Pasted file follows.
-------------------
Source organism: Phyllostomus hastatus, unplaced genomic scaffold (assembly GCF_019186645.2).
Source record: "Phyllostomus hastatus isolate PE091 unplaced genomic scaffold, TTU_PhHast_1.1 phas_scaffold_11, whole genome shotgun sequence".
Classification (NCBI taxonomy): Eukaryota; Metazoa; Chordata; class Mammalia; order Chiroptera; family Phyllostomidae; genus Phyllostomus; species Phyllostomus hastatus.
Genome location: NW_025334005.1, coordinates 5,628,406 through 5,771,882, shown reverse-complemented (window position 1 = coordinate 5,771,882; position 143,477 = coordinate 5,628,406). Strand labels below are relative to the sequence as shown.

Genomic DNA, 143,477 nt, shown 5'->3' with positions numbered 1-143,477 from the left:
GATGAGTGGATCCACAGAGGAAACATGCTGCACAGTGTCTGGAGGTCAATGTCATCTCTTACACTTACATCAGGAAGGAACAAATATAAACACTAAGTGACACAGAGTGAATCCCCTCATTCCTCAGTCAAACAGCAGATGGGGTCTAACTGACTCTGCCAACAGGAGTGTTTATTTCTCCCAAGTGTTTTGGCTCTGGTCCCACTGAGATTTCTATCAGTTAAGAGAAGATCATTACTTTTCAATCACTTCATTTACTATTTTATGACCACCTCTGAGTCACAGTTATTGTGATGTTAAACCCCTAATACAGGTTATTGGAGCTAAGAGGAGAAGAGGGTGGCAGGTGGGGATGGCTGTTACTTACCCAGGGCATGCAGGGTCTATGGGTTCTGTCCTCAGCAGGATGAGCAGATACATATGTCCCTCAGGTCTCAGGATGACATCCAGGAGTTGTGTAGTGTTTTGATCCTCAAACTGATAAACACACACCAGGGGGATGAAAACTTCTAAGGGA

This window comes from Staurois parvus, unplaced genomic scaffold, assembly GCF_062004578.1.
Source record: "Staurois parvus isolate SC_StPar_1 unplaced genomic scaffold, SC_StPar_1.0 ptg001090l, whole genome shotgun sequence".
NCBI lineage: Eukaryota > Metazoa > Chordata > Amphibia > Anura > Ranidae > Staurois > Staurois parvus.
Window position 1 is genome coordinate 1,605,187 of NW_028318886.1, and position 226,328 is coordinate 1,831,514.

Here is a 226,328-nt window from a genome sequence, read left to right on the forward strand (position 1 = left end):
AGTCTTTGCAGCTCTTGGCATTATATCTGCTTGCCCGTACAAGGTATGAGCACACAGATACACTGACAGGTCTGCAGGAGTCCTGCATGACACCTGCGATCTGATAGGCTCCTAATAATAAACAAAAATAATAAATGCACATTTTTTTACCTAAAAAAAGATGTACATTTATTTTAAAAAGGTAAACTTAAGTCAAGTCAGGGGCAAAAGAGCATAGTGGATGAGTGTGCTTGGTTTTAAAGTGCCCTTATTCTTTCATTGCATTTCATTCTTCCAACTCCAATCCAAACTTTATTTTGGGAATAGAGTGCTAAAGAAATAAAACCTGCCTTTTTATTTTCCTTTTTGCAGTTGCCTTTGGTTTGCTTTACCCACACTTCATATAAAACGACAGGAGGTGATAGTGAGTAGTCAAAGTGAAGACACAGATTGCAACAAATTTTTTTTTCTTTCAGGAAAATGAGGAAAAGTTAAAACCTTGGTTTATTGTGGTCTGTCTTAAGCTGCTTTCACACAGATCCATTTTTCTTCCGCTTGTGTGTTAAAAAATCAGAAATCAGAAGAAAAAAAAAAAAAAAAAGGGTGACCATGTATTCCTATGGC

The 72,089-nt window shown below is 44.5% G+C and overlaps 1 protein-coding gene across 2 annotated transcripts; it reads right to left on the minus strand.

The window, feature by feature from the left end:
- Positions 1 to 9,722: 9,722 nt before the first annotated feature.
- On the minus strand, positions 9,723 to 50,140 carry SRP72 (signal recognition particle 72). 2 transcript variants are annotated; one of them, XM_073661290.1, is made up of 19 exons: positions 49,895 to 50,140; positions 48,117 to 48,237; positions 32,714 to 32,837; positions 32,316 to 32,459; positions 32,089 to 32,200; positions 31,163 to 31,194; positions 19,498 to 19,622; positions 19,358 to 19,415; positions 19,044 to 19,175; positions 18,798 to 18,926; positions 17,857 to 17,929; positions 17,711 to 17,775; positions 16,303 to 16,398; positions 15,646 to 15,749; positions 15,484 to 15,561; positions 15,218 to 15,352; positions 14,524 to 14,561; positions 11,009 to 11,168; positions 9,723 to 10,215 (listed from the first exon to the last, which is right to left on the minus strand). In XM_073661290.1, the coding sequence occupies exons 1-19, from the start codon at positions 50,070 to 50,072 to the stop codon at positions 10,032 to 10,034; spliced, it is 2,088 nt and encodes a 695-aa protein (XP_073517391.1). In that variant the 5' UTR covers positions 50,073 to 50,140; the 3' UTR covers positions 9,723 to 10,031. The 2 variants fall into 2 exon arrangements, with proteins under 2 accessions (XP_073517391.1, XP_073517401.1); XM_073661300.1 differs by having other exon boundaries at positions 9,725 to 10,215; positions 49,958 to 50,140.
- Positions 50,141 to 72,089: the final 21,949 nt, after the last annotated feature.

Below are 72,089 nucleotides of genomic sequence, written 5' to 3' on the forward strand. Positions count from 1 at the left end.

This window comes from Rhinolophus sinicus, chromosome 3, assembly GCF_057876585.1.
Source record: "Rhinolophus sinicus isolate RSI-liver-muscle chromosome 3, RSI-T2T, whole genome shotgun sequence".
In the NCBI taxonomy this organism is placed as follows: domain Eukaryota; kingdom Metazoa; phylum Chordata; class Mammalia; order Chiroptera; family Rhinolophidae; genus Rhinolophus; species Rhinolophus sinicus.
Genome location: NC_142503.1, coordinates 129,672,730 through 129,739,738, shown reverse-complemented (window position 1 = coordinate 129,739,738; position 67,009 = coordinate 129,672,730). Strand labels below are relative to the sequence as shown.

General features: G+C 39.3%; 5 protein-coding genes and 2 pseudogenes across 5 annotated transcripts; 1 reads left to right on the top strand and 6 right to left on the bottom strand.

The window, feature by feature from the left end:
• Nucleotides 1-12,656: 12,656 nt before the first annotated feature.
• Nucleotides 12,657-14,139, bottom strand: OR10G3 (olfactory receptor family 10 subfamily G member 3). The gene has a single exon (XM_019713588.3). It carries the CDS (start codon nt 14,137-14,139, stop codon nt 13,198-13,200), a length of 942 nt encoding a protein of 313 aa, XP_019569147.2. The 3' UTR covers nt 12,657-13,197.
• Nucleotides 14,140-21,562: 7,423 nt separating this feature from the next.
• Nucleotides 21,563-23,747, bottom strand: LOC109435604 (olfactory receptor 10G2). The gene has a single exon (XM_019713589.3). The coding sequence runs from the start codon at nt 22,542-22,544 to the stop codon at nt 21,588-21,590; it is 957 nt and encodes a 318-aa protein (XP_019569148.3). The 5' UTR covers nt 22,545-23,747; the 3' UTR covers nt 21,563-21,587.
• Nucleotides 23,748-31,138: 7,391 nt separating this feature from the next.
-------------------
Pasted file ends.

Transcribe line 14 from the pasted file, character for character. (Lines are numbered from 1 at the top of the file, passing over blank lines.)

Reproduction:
The window, feature by feature from the left end: